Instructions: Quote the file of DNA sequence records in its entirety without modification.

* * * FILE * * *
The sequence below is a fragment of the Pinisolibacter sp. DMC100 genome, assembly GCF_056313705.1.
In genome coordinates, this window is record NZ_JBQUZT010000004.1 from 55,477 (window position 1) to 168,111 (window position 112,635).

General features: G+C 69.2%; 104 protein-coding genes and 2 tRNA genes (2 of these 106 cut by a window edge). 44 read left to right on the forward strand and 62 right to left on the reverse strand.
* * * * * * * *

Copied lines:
The sequence below is a fragment of the Pinisolibacter sp. DMC100 genome, assembly GCF_056313705.1.
In genome coordinates, this window is record NZ_JBQUZT010000004.1 from 55,477 (window position 1) to 168,111 (window position 112,635).

General features: G+C 69.2%; 104 protein-coding genes and 2 tRNA genes (2 of these 106 cut by a window edge). 44 read left to right on the forward strand and 62 right to left on the reverse strand.